Nature magazine has an article out reviewing the cloning debate 10 years after Dolly was cloned. The gist of the article is that the cloning debate shifted away from reproductive cloning (to create baby) and now focuses on “therapeutic” or research cloning (to create human embryos for research).
“What really took place is that the stem-cell debate replaced the cloning debate,” says Caplan. “Because there was — and is — a tremendous interest in trying to clone embryos, not people.”
The South Korean scandal of Seoul National University’s Woo Suk Hwang, whose claims to have derived stem-cell lines from cloned human embryos were proved to be fraudulent in 2006, generated plenty of bad press for the field. But there are signs that the new debate is taking a different course from that on reproductive cloning because of the potential of stem-cell research to improve human health.
In the United States, for example, opposition to cloning babies has remained firm through a decade of polling, at about 90%, but polls in recent years have shown that 60–70% of the public supports research using stem cells obtained from discarded embryos in fertility clinics.
“As people learn about the possibilities for new approaches to disease, they see the embryonic stem-cell issue in a different framework,” says Jonathan Moreno, a bioethicist at the University of Pennsylvania, who co-chaired a committee that crafted 2005 research guidelines for the US National Academies. “They see it as medical research that could help them or their families.”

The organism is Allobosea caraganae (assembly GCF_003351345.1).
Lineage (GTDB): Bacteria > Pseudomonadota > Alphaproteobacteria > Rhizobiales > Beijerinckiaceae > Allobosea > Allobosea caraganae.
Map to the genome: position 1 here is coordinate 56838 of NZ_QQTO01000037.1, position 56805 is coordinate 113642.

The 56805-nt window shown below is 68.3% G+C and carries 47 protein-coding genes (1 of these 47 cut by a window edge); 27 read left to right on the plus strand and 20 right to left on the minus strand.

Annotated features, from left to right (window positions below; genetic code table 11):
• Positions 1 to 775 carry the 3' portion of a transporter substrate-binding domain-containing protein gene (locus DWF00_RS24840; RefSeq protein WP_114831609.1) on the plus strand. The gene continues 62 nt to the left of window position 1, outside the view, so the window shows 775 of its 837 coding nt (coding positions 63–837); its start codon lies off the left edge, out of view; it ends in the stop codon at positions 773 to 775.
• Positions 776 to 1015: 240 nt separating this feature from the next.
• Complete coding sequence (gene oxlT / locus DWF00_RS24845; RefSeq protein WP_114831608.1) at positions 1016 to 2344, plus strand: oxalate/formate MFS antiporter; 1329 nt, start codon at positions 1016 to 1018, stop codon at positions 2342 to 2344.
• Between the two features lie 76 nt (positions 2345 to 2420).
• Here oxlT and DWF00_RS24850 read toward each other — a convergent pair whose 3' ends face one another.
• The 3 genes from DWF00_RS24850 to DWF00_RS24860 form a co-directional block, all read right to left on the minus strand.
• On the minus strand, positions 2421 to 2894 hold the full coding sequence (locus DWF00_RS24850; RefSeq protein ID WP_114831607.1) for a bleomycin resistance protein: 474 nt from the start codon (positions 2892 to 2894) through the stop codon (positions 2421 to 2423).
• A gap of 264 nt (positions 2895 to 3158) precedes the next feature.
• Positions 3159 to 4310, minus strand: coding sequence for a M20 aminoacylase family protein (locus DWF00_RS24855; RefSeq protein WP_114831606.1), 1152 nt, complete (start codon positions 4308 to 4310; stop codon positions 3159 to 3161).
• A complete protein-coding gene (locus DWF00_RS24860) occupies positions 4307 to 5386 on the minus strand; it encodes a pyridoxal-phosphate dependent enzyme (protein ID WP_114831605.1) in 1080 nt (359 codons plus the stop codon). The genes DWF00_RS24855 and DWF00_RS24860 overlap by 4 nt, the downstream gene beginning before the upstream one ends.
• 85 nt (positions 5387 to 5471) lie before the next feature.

VOILA! Start promissing the public cures for every known disability and disease and human cloning, once an unthinkable possibility, easily becomes acceptable science. In order for us to see the value of human life from its very beginning we have to be willing to look past the pain and suffering of this life. The desire to end disease and affliction is always good, but it must not come at the cost of innocent human life.
Check out Wesley Smith’s recent post: The Stampede of the Cloning Herd